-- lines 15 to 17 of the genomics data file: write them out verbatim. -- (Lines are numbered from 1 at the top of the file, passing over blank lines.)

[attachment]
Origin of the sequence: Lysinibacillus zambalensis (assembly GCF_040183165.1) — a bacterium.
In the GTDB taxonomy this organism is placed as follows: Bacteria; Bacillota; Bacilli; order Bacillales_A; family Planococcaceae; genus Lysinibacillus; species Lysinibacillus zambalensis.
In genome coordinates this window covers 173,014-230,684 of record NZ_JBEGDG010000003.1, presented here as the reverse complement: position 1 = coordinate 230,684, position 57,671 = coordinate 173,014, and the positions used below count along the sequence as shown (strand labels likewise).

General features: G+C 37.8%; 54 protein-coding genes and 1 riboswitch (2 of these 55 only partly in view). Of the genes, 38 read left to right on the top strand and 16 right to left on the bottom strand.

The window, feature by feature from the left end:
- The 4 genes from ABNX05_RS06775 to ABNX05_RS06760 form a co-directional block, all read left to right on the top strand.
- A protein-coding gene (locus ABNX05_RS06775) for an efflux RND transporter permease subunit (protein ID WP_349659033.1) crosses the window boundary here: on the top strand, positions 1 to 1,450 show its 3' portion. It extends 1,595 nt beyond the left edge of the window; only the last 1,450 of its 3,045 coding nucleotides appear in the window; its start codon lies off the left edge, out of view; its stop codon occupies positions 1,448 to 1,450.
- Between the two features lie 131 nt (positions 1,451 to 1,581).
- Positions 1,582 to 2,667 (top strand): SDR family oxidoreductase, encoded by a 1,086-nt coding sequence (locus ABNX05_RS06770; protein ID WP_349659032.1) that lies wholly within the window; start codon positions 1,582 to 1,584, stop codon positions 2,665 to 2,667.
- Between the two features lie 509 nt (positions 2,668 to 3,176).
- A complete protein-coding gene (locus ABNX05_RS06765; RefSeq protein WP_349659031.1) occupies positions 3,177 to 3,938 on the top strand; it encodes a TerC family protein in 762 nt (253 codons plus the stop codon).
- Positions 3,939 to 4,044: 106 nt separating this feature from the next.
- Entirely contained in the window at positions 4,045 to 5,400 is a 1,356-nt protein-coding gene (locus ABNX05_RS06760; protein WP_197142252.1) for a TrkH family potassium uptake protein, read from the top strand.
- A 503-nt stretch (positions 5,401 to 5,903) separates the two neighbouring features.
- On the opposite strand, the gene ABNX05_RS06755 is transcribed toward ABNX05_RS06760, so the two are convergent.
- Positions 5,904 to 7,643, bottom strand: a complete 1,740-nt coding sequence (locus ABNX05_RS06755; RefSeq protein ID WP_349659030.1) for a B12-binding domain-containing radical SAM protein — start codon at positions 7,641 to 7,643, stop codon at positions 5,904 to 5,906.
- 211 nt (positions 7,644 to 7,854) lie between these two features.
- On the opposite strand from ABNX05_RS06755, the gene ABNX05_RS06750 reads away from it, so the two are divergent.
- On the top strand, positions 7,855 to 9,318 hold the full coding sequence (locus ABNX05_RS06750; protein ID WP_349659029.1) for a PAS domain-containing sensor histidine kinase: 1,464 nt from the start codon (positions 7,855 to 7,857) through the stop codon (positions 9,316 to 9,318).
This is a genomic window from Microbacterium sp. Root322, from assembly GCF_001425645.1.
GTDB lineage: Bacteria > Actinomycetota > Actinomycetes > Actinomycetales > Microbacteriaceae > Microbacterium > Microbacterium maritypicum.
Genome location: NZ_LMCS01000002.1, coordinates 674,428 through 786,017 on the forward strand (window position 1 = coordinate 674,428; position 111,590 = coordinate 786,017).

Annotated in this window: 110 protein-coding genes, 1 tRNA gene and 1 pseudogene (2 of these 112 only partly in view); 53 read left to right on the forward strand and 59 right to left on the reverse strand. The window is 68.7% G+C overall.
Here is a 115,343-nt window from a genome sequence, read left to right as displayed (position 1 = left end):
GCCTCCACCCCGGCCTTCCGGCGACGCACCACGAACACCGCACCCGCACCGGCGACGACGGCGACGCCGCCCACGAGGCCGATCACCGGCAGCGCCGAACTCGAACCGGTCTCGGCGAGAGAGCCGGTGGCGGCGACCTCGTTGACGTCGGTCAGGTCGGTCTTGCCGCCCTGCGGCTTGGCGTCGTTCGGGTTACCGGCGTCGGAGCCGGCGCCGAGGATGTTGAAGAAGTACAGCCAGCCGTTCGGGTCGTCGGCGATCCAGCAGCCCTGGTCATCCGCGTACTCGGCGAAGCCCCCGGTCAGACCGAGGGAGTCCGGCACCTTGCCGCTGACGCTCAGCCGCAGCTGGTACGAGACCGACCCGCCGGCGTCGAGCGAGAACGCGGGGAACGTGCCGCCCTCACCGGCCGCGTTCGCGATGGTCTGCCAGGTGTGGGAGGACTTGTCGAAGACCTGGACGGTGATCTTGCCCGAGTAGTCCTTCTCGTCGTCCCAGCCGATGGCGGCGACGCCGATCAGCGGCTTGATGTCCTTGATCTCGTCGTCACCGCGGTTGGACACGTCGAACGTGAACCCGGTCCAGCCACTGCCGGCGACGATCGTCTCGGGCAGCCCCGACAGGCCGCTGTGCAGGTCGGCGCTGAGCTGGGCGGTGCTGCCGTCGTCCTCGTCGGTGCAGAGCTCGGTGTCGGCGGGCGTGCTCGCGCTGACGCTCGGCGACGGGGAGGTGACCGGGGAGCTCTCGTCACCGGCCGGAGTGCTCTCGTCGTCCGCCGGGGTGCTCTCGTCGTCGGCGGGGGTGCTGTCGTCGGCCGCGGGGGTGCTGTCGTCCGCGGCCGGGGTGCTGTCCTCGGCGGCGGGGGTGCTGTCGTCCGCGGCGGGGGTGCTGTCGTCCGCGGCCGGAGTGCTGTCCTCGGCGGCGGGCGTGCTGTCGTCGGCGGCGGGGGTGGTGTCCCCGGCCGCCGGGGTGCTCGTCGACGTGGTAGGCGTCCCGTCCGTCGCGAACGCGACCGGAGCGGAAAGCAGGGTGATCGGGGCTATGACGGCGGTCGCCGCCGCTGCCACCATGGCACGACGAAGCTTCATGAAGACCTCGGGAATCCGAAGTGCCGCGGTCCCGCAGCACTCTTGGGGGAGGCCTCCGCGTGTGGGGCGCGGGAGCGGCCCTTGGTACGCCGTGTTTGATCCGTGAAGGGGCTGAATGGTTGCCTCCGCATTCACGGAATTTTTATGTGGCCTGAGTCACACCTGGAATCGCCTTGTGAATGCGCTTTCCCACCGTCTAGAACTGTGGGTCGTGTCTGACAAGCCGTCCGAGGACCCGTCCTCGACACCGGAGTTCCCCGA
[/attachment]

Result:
- On the opposite strand, the gene ABNX05_RS06755 is transcribed toward ABNX05_RS06760, so the two are convergent.
- Positions 5,904 to 7,643, bottom strand: a complete 1,740-nt coding sequence (locus ABNX05_RS06755; RefSeq protein ID WP_349659030.1) for a B12-binding domain-containing radical SAM protein — start codon at positions 7,641 to 7,643, stop codon at positions 5,904 to 5,906.
- 211 nt (positions 7,644 to 7,854) lie between these two features.